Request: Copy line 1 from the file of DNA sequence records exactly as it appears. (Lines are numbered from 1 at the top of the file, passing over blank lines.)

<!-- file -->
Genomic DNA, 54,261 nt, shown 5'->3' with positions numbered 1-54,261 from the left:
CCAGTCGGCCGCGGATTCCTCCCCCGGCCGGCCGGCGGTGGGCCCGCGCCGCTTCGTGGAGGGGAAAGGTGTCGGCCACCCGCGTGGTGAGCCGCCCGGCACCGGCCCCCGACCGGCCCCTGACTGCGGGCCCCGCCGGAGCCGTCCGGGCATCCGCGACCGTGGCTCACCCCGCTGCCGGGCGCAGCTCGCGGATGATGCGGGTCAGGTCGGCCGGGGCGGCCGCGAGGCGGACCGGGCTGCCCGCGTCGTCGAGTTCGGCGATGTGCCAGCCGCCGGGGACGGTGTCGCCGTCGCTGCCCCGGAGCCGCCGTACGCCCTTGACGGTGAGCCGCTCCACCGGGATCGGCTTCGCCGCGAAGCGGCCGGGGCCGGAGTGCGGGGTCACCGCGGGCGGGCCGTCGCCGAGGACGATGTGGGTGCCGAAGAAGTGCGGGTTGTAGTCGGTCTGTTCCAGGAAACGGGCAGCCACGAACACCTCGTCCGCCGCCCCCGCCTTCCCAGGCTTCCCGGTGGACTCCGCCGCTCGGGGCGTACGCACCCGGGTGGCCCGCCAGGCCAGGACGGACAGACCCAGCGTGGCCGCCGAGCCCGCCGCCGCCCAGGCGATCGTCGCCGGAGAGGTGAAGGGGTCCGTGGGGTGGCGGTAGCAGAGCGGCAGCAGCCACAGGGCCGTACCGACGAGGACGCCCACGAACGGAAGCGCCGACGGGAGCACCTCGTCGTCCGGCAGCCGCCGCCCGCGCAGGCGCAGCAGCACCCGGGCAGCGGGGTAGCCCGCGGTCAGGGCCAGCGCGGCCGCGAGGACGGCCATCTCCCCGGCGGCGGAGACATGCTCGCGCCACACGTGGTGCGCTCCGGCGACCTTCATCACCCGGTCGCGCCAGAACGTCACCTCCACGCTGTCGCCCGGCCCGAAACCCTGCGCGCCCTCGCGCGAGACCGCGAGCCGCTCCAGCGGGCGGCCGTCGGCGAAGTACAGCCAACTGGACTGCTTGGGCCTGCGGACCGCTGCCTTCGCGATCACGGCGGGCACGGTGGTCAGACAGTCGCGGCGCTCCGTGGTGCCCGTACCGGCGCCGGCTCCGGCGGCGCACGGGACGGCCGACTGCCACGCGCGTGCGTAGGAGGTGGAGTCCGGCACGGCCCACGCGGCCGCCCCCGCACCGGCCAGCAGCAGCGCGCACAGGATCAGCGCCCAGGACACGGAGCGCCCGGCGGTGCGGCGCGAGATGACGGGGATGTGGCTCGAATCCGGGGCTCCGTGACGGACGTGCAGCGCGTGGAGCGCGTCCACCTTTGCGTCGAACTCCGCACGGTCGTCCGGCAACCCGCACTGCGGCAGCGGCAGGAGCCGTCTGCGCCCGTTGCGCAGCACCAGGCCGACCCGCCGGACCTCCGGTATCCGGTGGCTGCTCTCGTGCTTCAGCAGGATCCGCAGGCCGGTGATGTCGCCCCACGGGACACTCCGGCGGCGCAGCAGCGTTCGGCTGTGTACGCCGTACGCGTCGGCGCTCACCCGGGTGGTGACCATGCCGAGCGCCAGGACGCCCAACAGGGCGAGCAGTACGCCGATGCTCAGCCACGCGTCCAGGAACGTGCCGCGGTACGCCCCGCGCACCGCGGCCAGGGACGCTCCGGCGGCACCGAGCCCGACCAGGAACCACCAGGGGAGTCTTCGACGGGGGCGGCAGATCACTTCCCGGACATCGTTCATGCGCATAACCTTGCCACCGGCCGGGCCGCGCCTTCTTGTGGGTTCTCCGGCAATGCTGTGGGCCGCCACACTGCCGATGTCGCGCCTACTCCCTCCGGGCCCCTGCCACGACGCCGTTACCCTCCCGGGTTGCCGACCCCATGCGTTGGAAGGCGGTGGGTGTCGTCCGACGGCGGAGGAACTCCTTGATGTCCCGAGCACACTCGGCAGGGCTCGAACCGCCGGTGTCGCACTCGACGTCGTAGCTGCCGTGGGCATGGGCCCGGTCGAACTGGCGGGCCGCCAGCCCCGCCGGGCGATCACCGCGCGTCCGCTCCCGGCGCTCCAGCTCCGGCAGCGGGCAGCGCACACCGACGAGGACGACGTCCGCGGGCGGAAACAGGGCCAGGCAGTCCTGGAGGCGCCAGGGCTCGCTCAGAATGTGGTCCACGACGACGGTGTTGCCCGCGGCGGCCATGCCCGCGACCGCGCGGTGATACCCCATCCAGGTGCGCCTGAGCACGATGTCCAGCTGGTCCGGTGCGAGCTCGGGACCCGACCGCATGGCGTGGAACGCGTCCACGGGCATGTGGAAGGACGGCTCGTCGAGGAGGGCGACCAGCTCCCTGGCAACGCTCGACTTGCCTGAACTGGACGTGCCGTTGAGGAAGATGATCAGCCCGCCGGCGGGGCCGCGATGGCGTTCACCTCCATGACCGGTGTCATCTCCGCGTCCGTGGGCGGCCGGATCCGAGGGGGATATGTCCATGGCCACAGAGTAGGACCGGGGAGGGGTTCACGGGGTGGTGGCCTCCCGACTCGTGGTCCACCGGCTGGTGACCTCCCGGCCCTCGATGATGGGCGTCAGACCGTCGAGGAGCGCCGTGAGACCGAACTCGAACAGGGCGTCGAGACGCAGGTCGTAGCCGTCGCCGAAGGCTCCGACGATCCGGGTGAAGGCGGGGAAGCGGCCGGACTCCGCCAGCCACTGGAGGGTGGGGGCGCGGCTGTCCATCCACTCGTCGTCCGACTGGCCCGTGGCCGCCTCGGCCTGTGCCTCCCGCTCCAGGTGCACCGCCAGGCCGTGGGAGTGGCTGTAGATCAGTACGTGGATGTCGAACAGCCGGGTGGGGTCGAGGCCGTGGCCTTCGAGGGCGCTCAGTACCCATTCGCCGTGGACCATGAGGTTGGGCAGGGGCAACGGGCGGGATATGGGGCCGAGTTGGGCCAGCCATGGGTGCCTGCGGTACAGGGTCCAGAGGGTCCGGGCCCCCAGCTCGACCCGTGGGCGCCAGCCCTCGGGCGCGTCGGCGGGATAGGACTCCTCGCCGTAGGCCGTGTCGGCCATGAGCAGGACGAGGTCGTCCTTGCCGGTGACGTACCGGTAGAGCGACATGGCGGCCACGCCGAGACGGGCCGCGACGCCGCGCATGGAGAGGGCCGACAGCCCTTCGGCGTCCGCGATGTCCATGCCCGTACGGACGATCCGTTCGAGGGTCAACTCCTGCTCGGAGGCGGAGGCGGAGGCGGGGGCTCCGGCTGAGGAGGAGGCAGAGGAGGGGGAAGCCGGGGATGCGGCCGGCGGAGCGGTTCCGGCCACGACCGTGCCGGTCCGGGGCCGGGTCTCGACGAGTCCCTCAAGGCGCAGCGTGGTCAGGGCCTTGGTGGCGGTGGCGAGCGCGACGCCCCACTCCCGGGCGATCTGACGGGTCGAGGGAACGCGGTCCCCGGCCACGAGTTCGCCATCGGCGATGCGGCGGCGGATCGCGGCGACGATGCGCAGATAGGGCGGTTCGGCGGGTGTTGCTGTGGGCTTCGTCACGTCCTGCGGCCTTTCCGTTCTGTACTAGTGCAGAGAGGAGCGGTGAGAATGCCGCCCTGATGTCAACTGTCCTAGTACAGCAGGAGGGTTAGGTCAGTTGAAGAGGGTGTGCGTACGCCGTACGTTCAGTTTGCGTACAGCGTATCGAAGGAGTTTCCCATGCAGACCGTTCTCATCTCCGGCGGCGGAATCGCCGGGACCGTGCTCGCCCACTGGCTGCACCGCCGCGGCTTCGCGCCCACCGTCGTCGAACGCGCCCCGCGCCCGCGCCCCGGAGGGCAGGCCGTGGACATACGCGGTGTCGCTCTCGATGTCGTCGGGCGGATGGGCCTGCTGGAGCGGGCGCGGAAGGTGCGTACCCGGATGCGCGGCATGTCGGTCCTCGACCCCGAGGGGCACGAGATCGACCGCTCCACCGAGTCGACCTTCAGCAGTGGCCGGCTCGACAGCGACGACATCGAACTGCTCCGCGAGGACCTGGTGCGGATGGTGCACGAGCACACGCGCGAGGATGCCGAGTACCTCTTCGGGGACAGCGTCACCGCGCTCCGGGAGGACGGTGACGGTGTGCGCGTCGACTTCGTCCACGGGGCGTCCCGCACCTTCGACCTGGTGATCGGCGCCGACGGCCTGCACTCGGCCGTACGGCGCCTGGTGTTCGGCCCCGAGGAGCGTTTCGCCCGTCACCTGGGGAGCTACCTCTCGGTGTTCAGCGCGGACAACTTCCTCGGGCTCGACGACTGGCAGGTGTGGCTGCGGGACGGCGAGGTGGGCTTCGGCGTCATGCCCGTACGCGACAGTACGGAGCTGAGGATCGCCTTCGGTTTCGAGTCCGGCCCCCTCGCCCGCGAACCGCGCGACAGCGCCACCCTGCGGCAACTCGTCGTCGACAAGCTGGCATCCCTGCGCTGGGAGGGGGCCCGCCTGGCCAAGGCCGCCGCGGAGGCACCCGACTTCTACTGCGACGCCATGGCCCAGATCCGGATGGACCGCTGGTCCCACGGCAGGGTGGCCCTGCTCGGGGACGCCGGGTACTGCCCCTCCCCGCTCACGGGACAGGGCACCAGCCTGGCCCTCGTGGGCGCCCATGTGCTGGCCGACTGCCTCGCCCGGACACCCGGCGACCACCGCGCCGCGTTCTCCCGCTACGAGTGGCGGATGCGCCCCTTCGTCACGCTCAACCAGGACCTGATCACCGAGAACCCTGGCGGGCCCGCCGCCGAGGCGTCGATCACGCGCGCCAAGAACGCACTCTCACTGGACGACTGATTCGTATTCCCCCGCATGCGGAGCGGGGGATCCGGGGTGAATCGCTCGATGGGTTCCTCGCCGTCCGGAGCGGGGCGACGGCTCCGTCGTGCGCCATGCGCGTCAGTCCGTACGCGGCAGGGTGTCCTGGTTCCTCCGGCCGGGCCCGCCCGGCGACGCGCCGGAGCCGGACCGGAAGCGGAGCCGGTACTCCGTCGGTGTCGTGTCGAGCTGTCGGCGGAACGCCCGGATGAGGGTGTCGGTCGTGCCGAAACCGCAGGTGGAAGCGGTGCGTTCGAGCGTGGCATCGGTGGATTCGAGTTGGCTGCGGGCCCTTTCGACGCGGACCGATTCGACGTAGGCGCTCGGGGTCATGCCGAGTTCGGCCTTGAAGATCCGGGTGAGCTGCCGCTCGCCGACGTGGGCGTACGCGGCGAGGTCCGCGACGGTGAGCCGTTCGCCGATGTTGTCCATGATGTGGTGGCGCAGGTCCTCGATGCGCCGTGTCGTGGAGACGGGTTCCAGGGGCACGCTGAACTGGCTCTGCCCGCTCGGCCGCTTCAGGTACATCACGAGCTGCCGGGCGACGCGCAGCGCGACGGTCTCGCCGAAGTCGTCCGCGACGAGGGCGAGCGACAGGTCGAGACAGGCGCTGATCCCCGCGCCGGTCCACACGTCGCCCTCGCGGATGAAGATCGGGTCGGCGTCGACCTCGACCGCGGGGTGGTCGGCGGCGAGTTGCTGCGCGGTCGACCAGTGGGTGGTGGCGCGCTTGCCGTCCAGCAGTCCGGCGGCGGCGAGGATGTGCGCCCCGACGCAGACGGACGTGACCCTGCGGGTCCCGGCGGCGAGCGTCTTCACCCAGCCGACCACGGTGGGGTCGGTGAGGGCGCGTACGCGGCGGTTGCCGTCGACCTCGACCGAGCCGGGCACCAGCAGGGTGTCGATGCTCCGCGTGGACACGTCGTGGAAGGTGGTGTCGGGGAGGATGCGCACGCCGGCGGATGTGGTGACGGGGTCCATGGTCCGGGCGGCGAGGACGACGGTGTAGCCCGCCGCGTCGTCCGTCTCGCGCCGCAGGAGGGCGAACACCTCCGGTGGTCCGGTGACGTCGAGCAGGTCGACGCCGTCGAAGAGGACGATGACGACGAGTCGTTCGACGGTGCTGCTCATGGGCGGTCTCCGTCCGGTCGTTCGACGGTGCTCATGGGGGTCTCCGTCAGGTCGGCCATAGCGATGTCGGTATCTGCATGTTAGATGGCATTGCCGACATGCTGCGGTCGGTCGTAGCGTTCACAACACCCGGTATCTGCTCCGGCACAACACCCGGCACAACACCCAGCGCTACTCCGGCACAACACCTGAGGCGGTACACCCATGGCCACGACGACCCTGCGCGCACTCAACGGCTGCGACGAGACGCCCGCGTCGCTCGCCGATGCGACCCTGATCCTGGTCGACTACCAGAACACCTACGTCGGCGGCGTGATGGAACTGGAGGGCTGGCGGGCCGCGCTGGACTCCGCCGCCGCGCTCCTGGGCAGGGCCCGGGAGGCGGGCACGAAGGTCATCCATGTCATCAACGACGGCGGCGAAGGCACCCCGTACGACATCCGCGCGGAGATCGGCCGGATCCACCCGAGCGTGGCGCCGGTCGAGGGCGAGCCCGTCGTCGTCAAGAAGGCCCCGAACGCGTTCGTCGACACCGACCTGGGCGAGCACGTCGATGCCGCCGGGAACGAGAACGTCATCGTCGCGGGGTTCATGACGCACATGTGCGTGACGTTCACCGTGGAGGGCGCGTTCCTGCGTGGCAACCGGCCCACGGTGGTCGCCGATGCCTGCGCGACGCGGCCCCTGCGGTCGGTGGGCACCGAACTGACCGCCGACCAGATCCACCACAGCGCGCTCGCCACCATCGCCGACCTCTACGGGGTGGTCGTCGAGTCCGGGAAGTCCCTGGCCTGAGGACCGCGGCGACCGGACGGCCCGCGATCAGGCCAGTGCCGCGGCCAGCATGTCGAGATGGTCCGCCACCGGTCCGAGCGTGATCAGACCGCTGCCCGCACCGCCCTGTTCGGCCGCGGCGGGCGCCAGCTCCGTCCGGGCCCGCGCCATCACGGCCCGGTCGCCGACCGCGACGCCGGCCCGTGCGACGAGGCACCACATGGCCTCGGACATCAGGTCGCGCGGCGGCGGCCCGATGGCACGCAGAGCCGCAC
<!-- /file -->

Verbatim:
Genomic DNA, 54,261 nt, shown 5'->3' with positions numbered 1-54,261 from the left: